March 6th, 2005 05:21 PM
file system question
I know it sound sily but can any one tell me how a file system can affect system performence does it enhence speed of write/read head of HDD or......................how.
i know using ntfs is suggested over FAT32 but what is the core reason behind it.......for what it is suggested.......... in simple i know the result of better file system like more faster search,less access time to resouces,etc
but the core question is how it make it .........
soory if you find it bit silly but this thing can't be googled easily.
smoking is really
bad for ur PC
March 6th, 2005 06:48 PM
Now I'm not real savvy on the different file system methods, but to my understanding -
You choose NTFS over Fat32 because:
It's newer technology, more stable, has better data compression (less wasted space), more efficient reads to and from disk, and supports higher data encryption standards.
You use Fat32 on stuff like floppies or other portable media because most other computer systems that are publicly accessible or utilized in business still don't recognize NTFS yet, although we as technicians are working very hard to change that.
Even a broken watch is correct twice a day.
Which coder said that nobody could outcode Microsoft in their own OS? Write a bit and make a fortune!
March 6th, 2005 07:54 PM
Most articles discussing file system choices look at FAT32 and NTFS as the two available choices. In reality, there are three systems which could be selected. FAT, FAT32, and NTFS. Granted, FAT32 and NTFS are the primary choices, but on occasion you'll still find the need for a FAT volume. A FAT volume has a maximum size of 2GB and supports MS-DOS as well as being used for some dual boot configurations, but backward compatibility is about the only reason I can think of that FAT should ever be used, other than for the occasional floppy diskette.
As much as everyone would like for there to be a stock answer to the selection question, there isn't. Different situations and needs will play a large role in the decision of which file system to adopt. There isn't any argument that NTFS offers better security and reliability. Some also say that NTFS is more flexible, but that can get rather subjective depending on the situation and work habits, whereas NTFS superiority in security and reliability is seldom challenged. Listed below are some of the most common factors to consider when deciding between FAT32 and NTFS.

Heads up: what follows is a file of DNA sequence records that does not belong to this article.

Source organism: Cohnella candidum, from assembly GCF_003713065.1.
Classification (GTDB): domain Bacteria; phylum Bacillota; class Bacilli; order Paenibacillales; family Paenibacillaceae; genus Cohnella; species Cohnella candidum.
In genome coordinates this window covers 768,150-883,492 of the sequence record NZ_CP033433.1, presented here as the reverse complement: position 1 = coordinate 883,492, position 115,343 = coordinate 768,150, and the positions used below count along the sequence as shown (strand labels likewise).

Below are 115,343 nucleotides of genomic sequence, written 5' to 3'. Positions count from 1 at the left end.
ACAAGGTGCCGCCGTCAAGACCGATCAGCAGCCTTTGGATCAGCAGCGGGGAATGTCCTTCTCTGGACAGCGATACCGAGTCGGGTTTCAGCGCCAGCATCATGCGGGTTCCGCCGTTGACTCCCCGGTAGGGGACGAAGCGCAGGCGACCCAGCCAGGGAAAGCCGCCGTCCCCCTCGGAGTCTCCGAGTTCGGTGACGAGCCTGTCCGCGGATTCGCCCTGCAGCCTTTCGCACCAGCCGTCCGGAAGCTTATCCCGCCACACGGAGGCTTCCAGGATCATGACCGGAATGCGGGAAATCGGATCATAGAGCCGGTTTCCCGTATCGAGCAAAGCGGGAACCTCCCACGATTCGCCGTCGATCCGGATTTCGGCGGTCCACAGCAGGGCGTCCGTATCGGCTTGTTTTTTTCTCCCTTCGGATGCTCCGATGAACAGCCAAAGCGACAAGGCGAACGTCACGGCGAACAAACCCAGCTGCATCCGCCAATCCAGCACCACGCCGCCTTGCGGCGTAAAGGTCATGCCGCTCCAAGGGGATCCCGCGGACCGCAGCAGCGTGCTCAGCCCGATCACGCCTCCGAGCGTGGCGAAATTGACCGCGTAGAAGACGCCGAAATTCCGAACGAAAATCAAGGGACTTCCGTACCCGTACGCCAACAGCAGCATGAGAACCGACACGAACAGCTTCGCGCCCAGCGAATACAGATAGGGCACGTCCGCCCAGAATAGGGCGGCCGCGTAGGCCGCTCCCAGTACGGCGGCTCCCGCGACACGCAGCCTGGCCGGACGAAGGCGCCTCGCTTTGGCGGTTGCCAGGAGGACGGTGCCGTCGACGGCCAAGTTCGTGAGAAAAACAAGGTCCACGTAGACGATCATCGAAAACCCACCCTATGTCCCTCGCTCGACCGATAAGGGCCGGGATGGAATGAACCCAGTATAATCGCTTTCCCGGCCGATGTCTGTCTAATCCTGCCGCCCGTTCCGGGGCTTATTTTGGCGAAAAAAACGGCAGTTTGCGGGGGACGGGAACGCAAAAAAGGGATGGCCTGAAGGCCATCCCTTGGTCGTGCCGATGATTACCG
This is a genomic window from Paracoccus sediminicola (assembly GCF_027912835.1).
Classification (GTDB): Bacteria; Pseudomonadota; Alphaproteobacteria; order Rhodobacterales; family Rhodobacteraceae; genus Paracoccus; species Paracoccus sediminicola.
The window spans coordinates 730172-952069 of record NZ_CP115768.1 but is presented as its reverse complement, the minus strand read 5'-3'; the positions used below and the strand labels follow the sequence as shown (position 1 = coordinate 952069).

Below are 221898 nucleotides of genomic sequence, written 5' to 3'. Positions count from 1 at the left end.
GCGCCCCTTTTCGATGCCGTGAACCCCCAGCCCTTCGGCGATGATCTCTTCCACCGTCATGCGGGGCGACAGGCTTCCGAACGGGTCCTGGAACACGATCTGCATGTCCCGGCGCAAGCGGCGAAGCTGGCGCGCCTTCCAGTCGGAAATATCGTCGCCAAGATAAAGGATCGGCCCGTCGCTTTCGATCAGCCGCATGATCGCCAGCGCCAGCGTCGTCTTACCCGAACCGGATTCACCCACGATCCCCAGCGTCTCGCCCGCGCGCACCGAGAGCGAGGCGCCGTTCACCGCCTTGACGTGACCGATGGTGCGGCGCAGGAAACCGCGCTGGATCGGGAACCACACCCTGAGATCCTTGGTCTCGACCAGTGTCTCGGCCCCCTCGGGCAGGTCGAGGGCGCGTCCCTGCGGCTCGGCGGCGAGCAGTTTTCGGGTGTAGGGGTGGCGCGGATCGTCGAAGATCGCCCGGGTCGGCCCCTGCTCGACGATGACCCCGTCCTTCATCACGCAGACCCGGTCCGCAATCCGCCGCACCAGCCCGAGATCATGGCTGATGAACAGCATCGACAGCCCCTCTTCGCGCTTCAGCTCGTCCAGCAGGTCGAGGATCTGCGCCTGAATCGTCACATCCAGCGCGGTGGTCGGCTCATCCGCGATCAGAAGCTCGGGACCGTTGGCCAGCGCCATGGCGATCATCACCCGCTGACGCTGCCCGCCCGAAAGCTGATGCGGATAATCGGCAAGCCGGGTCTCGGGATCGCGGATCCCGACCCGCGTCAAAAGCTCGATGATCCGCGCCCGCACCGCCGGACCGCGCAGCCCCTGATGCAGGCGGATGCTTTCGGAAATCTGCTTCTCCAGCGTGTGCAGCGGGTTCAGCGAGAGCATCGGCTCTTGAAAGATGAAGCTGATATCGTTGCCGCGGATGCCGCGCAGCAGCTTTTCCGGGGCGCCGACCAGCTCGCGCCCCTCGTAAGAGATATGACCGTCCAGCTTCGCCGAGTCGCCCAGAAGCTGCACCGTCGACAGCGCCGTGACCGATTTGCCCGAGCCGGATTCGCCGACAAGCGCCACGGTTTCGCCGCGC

FAT32 provides very little security. A user with access to a drive using FAT32 has access to the files on that drive.
NTFS allows the use of NTFS Permissions. It's much more difficult to implement, but folder and file access can be controlled individually, down to an an extreme degree if necessary. The down side of using NTFS Permissions is the chance for error and screwing up the system is greatly magnified.
NTFS volumes are not recognized by Windows 95/98/Me. This is only a concern when the system is set up for dual or multi-booting. FAT32 must be be used for any drives that must be accessed when the computer is booted from Windows 95/98 or Windows Me.
FAT and FAT32 volumes can be converted to NTFS volumes. NTFS cannot be converted to FAT32 without reformatting.
NTFS supports file compression. FAT32 does not.
How a volume manages data is outside the scope of this article, but once you pass the 8GB partition size, NTFS handles space management much more efficiently than FAT32. Cluster sizes play an important part in how much disk space is wasted storing files. NTFS provides smaller cluster sizes and less disk space waste than FAT32.
In Windows XP, the maximum partition size that can be created using FAT32 is 32GB. This increases to 16TB (terabytes) using NTFS. There is a workaround for the 32GB limitation under FAT32, but it is a nuisance especially considering the size of drives currently being manufactured.
FAT32 drives are much more susceptible to disk errors.
NTFS volumes have the ability to recover from errors more readily than similar FAT32 volumes.
Log files are created under NTFS which can be used for automatic file system repairs.
NTFS supports dynamic cluster remapping for bad sectors and prevent them from being used in the future.
Hope that was a bit helpful.